Some of the Creatures and Supernatural Beings of Inuit Mythology

From the original article on November 29, 2021. Author: Stone Age Herbalist.

As #nunavutnovember draws to a close I thought we could look at some of the creatures and supernatural beings of Inuit mythology. These aren't gods or even esp important figures, but they reveal a lot about the psychology of living so far north.

First, The Adlivun - 'those who live beneath us'. These are the spirits of the dead who exist under the world. Here in this frozen wasteland they are purified for a year before travelling to Quidlivun, the 'Land of the Moon'.

The Ahkiyyini - a skeleton spirit of a long departed dancer. He now makes music with his own bones and is responsible for causing earthquakes and tidal waves.

The Akh'lut - a ferocious hybrid monster, part wolf and part orca. The Inuit believe it to be real by the number of wolf tracks that lead to the edge of the ice and disappear.

The Kigatilik - a malevolent and aggressive demon of the high frozen north who delights in hunting down and killing shamans.

The Amarok - a huge demonic wolf who preys on those foolish enough to wander alone at night.

The Atshen - similar to other Native American cultures, once a person has eaten human flesh they cease being a person. Instead they crave and hunger for more as an exiled and dangerous ghost, always yearning to eat.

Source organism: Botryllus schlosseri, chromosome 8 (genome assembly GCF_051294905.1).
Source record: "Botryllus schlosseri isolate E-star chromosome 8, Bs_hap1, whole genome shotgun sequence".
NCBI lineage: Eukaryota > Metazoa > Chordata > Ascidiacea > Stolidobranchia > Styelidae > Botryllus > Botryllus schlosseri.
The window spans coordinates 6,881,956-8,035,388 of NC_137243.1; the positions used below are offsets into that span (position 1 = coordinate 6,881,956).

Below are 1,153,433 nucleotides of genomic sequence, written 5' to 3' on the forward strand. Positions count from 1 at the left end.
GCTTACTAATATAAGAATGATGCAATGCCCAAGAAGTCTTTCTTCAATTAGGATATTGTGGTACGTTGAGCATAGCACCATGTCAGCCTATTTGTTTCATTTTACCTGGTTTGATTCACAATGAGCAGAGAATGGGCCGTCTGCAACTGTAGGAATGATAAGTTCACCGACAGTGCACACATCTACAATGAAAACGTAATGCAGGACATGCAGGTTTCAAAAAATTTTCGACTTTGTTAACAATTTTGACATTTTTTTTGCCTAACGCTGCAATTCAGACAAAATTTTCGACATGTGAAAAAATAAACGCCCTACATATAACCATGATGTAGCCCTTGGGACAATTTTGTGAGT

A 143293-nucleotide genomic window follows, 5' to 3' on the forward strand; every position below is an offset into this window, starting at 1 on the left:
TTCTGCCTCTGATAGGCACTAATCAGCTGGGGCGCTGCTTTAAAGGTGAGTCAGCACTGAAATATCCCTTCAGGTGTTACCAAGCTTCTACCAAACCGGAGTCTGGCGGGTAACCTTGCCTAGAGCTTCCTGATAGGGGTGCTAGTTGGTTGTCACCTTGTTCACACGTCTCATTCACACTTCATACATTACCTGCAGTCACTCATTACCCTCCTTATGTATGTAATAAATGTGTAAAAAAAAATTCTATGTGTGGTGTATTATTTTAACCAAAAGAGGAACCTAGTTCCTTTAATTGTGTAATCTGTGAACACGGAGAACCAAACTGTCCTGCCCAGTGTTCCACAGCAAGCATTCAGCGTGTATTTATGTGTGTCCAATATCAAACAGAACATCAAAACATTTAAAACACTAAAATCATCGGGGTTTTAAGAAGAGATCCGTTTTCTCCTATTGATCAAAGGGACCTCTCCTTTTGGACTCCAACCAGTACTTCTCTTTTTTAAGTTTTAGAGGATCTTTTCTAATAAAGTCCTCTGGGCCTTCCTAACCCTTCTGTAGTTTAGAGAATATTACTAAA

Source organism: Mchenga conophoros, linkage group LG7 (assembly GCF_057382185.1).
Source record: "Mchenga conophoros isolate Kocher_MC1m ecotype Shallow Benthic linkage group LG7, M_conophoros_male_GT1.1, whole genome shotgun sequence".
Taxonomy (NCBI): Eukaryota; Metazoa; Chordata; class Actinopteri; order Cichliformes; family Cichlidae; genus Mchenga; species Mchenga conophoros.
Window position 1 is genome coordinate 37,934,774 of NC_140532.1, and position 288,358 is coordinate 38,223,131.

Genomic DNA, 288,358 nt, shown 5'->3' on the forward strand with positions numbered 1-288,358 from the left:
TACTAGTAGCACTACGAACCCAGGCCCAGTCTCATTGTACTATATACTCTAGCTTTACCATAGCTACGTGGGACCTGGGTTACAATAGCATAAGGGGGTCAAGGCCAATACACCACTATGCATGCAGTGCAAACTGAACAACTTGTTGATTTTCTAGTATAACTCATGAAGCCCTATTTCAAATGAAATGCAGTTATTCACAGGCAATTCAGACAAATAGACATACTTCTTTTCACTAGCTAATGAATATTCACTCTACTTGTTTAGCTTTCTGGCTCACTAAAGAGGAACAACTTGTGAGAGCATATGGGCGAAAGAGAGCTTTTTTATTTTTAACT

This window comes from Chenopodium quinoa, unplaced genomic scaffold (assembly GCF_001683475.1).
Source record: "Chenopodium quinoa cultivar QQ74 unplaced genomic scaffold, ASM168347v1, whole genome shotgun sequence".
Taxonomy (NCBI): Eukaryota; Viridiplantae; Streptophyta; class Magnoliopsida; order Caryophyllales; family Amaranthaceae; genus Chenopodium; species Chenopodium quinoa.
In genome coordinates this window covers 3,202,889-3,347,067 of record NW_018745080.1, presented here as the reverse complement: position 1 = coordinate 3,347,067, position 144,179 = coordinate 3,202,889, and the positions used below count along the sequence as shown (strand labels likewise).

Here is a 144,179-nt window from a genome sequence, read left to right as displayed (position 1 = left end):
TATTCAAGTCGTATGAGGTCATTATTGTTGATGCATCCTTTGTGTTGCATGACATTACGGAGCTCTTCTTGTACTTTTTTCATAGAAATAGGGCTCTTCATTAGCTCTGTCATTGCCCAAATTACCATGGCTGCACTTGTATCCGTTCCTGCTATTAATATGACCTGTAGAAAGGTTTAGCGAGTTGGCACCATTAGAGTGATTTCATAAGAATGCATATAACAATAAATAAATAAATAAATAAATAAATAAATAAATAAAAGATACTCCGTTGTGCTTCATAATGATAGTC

The Ijiraq - the Inuit have many monsters dedicated to stealing children. The Ijiraq are shapeshifters, half of this world and half not, seen from the corner of the eye. They sometimes take the form of a caribou, taking a child and hiding them in the frozen wilderness.

The Qiqirn - a dog spirit. Appears as a large hairless canine and can send men and sledge dogs into fatal seizures.

The Qalupalik - another set of child snatchers, the Qalupalik are slender evil female creatures who live under the ice and attempt to grab and drown children.

The Tariaksuq - 'shadow people'. These are beings of shadow and invisibility who populate their own realm and world, but can occasionally be seen, but vanish as soon as your gaze is direct.

The Tizheruk - a long pale Arctic sea monster, in the form of a giant serpent. It's presence is said to be focused around Alaska and it has eaten Inuit out in their kayaks.

The Tupilaq - an avenging destructive spirit, summoned by a shaman who makes an effigy from human and animal remains and releases it to the sea to claim its victim. Modern carvings of Tupilaq were made to show Europeans what the spirit looks like, there are no effigies to study.

There are more creatures and monsters in the Inuit world, but this gives a taste of their character. Many practical reasons have been given for these, such as warnings to keep children away from the ice. But the harsh life of the Arctic also seems to breed a dark and paranoid view of nature, full of demons and malevolent forces. Creatures like the Atshen are also likely residue tales of times of starvation, amplified in the cold. The psycho-geography of the North is often mentioned, as a place of great dangers, even by people living in the Arctic region. Here truly be the realm of monsters!

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